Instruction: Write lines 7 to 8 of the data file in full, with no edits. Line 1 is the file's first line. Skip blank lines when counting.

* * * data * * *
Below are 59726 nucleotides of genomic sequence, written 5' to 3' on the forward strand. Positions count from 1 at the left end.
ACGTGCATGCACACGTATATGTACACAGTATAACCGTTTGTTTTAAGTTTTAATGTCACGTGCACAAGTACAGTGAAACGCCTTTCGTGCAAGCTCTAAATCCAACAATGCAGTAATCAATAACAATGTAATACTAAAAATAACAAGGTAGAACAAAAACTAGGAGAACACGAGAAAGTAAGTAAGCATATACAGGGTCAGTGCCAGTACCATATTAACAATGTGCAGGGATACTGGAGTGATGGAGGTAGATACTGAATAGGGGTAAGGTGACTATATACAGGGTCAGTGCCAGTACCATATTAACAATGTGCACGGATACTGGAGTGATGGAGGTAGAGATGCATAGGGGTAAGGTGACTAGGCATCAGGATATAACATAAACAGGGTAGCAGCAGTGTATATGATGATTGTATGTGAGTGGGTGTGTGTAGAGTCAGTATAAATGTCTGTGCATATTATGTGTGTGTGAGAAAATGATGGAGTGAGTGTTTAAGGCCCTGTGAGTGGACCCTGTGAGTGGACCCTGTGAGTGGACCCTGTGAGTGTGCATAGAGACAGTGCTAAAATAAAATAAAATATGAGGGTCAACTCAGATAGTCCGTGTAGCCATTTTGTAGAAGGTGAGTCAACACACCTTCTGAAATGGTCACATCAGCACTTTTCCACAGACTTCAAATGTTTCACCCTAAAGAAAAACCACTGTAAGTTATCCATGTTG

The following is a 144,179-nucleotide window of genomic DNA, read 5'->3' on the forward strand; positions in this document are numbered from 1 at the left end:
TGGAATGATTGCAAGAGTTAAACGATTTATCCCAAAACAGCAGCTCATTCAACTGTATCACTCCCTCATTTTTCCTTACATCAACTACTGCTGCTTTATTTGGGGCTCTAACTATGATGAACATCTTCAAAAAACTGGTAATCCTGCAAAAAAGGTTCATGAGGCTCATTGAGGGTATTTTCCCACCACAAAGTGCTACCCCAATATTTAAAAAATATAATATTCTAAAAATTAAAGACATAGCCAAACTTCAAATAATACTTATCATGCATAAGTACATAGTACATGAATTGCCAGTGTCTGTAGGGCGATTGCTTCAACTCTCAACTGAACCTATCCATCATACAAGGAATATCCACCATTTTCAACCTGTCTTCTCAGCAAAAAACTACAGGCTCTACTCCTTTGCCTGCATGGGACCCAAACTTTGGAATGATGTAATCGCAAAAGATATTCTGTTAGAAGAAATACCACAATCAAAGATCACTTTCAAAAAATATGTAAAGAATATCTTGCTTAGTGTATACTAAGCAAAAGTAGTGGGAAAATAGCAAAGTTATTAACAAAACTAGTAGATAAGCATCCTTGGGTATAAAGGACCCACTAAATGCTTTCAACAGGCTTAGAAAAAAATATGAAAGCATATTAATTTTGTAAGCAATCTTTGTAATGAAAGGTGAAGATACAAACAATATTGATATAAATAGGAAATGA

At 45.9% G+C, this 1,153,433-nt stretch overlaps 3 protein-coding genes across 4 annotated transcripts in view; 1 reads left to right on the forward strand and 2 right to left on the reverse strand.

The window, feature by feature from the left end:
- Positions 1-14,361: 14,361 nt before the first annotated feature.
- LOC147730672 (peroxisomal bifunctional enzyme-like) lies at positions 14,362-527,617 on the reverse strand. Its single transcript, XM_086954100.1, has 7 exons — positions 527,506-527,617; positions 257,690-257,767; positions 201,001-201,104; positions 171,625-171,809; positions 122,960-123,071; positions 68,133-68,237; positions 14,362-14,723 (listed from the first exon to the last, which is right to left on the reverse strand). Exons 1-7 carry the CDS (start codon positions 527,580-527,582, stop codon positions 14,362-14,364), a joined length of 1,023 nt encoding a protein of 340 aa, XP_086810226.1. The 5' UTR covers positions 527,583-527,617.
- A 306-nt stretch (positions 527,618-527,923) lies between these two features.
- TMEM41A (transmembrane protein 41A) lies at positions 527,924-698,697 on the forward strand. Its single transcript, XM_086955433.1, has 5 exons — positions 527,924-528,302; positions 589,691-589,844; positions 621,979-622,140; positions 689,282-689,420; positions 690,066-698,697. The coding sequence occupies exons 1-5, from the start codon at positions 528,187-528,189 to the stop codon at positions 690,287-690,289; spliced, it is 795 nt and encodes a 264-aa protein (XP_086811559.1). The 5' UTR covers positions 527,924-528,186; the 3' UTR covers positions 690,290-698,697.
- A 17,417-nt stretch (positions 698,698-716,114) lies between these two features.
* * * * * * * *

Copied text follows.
- Positions 1-14,361: 14,361 nt before the first annotated feature.
- LOC147730672 (peroxisomal bifunctional enzyme-like) lies at positions 14,362-527,617 on the reverse strand. Its single transcript, XM_086954100.1, has 7 exons — positions 527,506-527,617; positions 257,690-257,767; positions 201,001-201,104; positions 171,625-171,809; positions 122,960-123,071; positions 68,133-68,237; positions 14,362-14,723 (listed from the first exon to the last, which is right to left on the reverse strand). Exons 1-7 carry the CDS (start codon positions 527,580-527,582, stop codon positions 14,362-14,364), a joined length of 1,023 nt encoding a protein of 340 aa, XP_086810226.1. The 5' UTR covers positions 527,583-527,617.